In the second place, art is used in the tabernacle and in the temple. To give an early example, the description of the candlestick (Exodus 25:31ff) shows that it is intended as a meaningful and at the same time beautiful piece of furniture in the tabernacle. The same applies to the curtain in the tabernacle, “with cherubim worked into them by skilled craftsmen” (Exodus 26:1). In the later temple of Solomon, considerable artistry is present in the pillars of bronze, with their hundred pomegranates (1 Kings 7:15ff) and the molten sea, standing on twelve oxen (1 Kings 7:23ff). God showed that serving Him does not mean we have to reject all art. The worship of God can be combined with works of art.

Calvin on Art🔗

Calvin discussed the question how art can be produced in a world corrupted by sin. Since man is evil, how can he make artistic objects that are good and pleasing? His solution is to attribute the existence of art in this sinful world to a special work of the Holy Spirit. He wrote:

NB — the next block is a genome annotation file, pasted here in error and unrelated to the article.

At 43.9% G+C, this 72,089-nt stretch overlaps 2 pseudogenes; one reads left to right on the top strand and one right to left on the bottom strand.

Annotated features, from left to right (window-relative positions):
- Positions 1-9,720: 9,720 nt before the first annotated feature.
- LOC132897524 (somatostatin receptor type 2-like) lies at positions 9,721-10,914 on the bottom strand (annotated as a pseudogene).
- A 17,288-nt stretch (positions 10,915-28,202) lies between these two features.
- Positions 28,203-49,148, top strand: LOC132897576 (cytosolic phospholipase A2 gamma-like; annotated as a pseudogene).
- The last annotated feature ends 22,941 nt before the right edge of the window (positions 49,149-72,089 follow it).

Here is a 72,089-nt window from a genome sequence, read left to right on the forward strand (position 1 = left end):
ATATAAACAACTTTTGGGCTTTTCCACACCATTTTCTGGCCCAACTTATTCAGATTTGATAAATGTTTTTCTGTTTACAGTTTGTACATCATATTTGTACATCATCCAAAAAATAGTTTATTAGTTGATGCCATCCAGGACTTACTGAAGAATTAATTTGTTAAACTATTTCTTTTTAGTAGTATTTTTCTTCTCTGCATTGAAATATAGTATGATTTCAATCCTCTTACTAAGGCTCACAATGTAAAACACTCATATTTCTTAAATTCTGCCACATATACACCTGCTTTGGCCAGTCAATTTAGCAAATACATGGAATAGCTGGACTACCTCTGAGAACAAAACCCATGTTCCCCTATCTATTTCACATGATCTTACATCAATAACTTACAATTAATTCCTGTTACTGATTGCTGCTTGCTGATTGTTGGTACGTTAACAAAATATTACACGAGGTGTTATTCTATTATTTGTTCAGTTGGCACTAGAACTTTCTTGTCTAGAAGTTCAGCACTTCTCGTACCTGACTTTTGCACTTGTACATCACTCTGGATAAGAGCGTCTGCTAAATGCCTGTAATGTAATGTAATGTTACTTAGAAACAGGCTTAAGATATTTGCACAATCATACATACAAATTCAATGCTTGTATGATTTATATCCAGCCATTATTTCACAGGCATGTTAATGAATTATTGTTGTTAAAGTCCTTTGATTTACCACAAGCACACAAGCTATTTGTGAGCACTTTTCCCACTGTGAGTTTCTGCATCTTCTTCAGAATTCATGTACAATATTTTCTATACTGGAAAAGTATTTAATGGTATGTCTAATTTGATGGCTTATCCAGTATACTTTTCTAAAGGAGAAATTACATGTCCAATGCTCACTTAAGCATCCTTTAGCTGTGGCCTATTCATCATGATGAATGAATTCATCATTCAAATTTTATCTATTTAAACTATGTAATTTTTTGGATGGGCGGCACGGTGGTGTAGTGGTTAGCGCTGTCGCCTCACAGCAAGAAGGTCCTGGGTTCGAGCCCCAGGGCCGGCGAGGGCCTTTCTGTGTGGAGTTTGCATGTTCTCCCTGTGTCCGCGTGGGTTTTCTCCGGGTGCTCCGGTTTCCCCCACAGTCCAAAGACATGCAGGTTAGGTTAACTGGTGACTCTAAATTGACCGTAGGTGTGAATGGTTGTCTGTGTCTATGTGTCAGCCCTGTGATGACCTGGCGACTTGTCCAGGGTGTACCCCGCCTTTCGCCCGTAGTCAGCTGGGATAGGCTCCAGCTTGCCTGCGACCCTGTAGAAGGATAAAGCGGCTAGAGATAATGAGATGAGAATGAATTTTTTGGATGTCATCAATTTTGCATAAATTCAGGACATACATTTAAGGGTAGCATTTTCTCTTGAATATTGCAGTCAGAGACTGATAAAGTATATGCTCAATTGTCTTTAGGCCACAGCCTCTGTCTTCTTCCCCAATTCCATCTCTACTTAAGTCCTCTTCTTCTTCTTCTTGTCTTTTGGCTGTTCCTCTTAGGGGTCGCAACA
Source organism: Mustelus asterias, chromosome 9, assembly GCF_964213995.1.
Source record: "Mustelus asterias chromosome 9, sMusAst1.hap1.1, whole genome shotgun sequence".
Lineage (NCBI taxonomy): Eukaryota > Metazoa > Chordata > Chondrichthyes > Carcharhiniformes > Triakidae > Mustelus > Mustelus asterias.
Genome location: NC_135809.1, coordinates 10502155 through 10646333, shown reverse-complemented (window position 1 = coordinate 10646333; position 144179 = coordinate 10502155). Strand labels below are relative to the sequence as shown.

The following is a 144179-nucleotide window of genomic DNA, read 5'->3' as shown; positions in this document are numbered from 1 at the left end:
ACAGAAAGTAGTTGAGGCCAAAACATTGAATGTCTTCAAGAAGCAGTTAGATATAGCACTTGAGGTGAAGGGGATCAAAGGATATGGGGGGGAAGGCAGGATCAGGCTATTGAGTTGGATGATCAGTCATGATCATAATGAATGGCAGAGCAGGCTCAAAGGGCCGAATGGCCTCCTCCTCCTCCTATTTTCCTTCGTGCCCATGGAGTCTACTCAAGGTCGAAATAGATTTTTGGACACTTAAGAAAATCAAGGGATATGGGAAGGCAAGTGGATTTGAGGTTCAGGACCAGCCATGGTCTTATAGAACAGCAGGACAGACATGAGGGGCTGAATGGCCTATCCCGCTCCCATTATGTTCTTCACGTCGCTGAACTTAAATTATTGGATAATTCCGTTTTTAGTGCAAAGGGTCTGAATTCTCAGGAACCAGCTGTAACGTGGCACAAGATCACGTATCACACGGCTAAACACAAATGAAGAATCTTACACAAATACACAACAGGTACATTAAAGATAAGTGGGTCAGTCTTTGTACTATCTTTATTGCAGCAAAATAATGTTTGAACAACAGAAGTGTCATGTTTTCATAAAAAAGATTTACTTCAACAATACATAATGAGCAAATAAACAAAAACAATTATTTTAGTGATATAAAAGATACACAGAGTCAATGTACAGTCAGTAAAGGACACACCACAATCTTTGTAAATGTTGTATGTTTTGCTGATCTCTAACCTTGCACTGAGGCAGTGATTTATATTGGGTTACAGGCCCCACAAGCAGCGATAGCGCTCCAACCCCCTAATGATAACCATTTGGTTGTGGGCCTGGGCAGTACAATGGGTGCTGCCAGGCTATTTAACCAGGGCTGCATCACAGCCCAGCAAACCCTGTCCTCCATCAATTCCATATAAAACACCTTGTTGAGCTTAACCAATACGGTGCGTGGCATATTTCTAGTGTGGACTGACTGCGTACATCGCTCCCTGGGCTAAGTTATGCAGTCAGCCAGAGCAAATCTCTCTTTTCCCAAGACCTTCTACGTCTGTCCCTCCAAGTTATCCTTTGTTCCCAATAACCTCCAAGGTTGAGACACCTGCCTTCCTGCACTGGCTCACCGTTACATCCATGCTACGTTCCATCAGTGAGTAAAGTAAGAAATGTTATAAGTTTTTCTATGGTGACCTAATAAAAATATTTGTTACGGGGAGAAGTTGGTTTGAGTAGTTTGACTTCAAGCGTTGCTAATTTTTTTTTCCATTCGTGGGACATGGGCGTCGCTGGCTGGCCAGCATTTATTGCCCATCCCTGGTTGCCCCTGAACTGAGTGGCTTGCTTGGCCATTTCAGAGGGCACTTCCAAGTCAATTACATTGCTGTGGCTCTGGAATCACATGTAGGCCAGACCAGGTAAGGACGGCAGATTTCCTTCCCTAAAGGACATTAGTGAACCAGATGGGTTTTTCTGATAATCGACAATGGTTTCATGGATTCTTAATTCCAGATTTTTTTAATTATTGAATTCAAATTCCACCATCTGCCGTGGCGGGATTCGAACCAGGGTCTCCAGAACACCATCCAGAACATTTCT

Meanwhile, we ought not to forget those most excellent benefits of the divine Spirit, which He distributes to whomever He wills, for the common good of mankind. The understanding and knowledge of Bezalel and Oholiab, needed to construct the tabernacle, had to be instilled in them by the Spirit of God. It is no wonder, then, that the knowledge of all that is most excellent in human life is said to be communicated to us through the Spirit of God.2

The Holy Spirit, according to Calvin, does more than renewing people so that they may believe the gospel; He also works in scientists and artists. As a result of this assistance of the Spirit, scientists are able to produce studies that contribute to the development of the world. Something similar applies to artists. Since the Spirit works in them counteracting sin, they are able to produce artwork that is good. Calvin attributes every valuable work of art to a special activity of the Holy Spirit.